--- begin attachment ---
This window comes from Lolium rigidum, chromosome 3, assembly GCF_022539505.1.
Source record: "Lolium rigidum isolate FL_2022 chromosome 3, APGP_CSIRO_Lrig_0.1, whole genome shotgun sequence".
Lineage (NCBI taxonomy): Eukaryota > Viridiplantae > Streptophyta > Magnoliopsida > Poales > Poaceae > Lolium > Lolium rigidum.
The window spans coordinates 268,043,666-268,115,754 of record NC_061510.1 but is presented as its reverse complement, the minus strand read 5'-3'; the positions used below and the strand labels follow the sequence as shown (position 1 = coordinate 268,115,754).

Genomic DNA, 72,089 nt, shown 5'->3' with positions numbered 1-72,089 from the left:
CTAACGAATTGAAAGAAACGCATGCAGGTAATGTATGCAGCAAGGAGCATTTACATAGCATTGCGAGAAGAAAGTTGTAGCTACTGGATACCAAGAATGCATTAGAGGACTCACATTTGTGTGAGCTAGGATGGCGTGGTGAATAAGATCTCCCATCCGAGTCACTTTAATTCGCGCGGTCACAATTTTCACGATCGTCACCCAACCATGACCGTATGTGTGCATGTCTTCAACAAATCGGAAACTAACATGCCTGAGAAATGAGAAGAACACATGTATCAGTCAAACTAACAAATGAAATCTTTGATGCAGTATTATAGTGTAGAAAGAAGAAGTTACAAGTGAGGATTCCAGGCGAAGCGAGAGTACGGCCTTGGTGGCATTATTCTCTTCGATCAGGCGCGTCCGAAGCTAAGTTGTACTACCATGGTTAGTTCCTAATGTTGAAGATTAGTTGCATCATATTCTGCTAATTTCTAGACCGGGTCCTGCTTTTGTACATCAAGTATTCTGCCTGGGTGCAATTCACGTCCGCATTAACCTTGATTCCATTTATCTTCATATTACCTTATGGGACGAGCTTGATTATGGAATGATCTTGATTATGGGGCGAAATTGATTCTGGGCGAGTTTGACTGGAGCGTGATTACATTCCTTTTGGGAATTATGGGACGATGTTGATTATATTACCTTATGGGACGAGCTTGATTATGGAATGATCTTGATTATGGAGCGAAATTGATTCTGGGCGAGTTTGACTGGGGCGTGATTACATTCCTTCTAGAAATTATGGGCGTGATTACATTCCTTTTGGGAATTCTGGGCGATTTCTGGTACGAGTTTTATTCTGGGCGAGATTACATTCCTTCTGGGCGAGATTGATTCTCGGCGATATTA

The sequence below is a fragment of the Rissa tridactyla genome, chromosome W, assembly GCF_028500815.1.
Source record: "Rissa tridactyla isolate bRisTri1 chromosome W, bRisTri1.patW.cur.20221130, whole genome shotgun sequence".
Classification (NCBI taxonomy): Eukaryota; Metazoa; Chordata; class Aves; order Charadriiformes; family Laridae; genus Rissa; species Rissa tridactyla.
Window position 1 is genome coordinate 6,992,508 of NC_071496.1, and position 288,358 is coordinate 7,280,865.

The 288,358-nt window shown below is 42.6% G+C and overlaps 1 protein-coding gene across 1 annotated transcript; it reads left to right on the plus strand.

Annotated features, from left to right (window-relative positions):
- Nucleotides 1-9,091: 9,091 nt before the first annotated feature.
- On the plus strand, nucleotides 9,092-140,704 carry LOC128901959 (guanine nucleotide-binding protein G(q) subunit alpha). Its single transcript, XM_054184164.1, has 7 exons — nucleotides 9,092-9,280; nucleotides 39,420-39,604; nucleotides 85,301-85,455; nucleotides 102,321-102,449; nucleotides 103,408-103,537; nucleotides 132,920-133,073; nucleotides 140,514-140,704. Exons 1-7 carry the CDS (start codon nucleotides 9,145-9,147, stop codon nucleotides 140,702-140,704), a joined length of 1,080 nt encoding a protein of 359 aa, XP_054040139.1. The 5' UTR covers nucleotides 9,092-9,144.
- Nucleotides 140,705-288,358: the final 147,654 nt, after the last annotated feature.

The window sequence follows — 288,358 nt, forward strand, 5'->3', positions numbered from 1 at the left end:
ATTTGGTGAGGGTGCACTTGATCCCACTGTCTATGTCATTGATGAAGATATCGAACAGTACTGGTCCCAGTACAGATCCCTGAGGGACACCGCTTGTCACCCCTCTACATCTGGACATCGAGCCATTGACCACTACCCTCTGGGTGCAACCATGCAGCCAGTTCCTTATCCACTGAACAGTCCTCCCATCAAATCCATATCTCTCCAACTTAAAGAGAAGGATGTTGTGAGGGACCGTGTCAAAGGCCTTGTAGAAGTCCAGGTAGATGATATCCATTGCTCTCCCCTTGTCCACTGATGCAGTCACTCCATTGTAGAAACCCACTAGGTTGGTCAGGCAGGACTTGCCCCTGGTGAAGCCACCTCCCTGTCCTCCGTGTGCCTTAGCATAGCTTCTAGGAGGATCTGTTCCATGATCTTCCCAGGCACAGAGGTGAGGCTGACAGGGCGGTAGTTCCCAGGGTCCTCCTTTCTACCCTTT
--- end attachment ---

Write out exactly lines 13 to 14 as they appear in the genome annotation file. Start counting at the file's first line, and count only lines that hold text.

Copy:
- Nucleotides 1-9,091: 9,091 nt before the first annotated feature.
- On the plus strand, nucleotides 9,092-140,704 carry LOC128901959 (guanine nucleotide-binding protein G(q) subunit alpha). Its single transcript, XM_054184164.1, has 7 exons — nucleotides 9,092-9,280; nucleotides 39,420-39,604; nucleotides 85,301-85,455; nucleotides 102,321-102,449; nucleotides 103,408-103,537; nucleotides 132,920-133,073; nucleotides 140,514-140,704. Exons 1-7 carry the CDS (start codon nucleotides 9,145-9,147, stop codon nucleotides 140,702-140,704), a joined length of 1,080 nt encoding a protein of 359 aa, XP_054040139.1. The 5' UTR covers nucleotides 9,092-9,144.